By: Carolyn Kylstra
Several months ago, a male colleague of mine received this Facebook message from a long-ago high school girlfriend: "I know you're happily married, and so am I. But if you're ever in Houston, look me up. We could have some fun . . . no strings attached."
Another guy I know received three sexual propositions on Facebook in a week—two from strangers, and one from a woman he used to work with. The former coworker, who was in a serious relationship at the time, sent my friend this private message: "Is it terrible if I told you that I really want to b_ _ _ you?"
Let's be clear here: Women aren't nearly as forward as men. The unsolicited messages in my own inbox, from strangers and former boyfriends alike, belong in the pages of a bodice-ripping romance novel. Facebook, it seems, has unleashed everyone's inner freak.
And now we have a new survey of almost 3,000 people—1,377 men and 1,540 women—to prove it. Click on to see a rundown of the most surprising stats.
Percentage of people who don't list their true relationship status . . . so they can keep their "options" open or continue flirting with others.
Are you committing a lie of omission?
27% of Facebookers don't list their relationship status at all; only half of these people are single
Percentage of people who say they've used Facebook to flirt.
Is Facebook your dirty little secret?
24% of Facebook-flirters use the social network to flirt with someone other than their current partner.
Percentage of people who say they've become jealous over their partner's interactions with someone else on Facebook.
Is Facebook turning you into a psycho?
New research from Amy Muise, a Ph.D. candidate in applied social psychology at the University of Guelph, indicates that Facebook actually contributes to jealousy, even in people who aren't naturally predisposed to jealousy to begin with.
Percentage of people who say that a wall post or Facebook photo has gotten them in trouble with their significant other.
Does your partner have something to hide?
Turns out, 42% say their partner's beef was justified. And 11% of those surveyed have put a significant other on limited profile so that he or she couldn't see everything they did on Facebook (wall posts, comments, photos).
Percentage of people who have sent a friend request to someone they were attracted to, but only knew peripherally (a friend of a friend, or an acquaintance).
Is a "friend request" the new pickup line?
23% of people have sent a friend request to an attractive stranger.
Percentage of people who have looked up an ex on Facebook.
Is Facebook feeding an obsession?
17% of these users check their ex's Facebook page at least once a week.
Percentage of people who have "stalked" an ex or current partner's Facebook profile, looking for clues about their relationships with other people.
Are you a Facebook stalker?
Research into Facebook stalking from Ilana Gershon, Ph.D., a professor of communication and culture at Indiana University, reveals that it's rarely "satisfying"—it causes enormous anxiety, but doesn't actually answer any real questions. Because, in the end, it's all out of context. A picture of a man with his arm around a woman can mean any number of things—some nefarious, others entirely innocent.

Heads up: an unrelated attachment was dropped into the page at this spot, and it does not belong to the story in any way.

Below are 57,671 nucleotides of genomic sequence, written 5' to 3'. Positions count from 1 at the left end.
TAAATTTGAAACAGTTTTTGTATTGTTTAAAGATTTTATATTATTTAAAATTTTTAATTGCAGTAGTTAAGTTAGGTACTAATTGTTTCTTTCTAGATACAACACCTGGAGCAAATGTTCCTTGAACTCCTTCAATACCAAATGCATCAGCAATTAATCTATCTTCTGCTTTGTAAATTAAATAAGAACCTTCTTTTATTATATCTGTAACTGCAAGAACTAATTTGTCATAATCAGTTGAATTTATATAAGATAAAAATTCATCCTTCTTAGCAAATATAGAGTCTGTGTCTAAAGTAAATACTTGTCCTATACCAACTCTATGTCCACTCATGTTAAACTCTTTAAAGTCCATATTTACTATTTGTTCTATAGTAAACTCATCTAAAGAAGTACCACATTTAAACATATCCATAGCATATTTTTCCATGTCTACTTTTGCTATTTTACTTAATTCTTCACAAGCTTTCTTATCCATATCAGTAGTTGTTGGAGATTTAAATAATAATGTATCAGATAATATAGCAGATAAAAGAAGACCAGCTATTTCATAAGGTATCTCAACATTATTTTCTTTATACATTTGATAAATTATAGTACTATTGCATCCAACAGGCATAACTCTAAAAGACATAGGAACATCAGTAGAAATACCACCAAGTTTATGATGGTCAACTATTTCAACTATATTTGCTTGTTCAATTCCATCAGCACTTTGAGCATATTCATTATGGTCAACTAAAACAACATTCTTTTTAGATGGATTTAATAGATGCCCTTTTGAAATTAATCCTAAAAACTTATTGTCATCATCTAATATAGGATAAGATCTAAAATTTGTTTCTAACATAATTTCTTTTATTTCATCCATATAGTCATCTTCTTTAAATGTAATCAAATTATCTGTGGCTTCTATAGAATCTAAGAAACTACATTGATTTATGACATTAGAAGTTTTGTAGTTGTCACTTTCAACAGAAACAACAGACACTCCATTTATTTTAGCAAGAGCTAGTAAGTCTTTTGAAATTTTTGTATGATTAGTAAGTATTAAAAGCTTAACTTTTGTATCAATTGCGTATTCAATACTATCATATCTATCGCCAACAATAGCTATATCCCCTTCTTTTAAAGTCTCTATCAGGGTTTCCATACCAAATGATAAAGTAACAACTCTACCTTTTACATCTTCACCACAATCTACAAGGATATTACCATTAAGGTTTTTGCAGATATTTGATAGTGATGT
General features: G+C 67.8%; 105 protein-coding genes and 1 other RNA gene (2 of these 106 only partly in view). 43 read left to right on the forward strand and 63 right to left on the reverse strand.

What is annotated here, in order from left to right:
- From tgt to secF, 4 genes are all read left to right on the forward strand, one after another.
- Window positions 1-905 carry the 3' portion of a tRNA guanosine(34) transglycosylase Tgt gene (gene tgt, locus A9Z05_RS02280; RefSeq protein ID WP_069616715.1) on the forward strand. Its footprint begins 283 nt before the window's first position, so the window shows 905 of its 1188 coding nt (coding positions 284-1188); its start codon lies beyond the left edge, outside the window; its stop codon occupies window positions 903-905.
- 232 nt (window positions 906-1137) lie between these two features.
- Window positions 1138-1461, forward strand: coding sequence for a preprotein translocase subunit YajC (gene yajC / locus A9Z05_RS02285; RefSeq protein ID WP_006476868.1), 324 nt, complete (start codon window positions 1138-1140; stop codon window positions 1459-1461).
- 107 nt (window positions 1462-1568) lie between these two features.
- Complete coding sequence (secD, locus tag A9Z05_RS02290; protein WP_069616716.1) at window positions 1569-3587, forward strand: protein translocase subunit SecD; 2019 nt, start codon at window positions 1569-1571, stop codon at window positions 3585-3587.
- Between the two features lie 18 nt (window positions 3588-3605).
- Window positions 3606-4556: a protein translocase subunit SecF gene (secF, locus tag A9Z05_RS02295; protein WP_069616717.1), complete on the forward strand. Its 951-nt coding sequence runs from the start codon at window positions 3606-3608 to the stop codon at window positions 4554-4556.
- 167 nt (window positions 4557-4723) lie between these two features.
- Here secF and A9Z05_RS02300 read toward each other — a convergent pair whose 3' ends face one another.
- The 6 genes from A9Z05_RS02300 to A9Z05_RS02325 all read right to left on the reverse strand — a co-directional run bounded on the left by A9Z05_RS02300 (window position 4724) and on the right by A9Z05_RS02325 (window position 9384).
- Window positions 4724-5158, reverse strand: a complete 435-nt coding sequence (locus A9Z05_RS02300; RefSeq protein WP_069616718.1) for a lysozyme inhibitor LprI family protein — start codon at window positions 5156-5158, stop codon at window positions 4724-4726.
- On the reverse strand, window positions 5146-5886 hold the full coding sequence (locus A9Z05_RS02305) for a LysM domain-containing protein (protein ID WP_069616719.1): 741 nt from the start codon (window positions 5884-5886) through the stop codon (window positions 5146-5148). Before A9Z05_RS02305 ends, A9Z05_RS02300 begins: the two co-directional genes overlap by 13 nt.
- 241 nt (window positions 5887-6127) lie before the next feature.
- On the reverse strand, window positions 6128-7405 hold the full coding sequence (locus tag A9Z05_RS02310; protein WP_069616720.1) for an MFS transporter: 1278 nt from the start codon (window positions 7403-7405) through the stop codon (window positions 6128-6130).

Percentage of women who have tried to reconnect with an ex on Facebook; 16% of these women were in a relationship with someone else at the time.
What about men?
36% of men have tried to reconnect with an ex on Facebook; 1 out of 5 of these men were in a relationship.
Whatever happened to the "It's-not-you-it's-me" routine?
3% of respondents have broken up with someone by canceling their relationship status on Facebook.
Percentage of people who have hacked into their significant other's Facebook account to snoop.
Have you changed your password recently?
18% of respondents know their partner's
passwords. And while 85% were told the
password, 16% simply guessed what it was.
9% of respondents have hacked into an ex's Facebook account
Percentage of respondents who admit that they've cheated on their significant other in a way that involved Facebook.
How do you cheat on Facebook?
We asked our respondents how Facebook led to—or helped facilitate—cheating on their partner. Here's a sample of the feedback we received. And no, we didn't make any of these up. (We didn't have to.)
"I was in a boring relationship and some Facebook flirting ended up with me cheating."
"I have met, and slept with, two men I have met on Facebook."
"Yes, I cheated on my significant other with someone I met via Facebook (the person I cheated with was mutual friends with another one of my close friends)."
"Made plans to meet through Facebook messages."
"There's this guy I've been involved with for years. Although I've dated others during that time as did he, we've been in contact most of the time through Facebook—arranging meetings, expressing feelings for each other, etc."
"Had a hook-up once out of town and stayed in contact via Facebook for a few weeks, and then, eventually, I cut-off all contact."
"I used personal messages to meet up with an ex."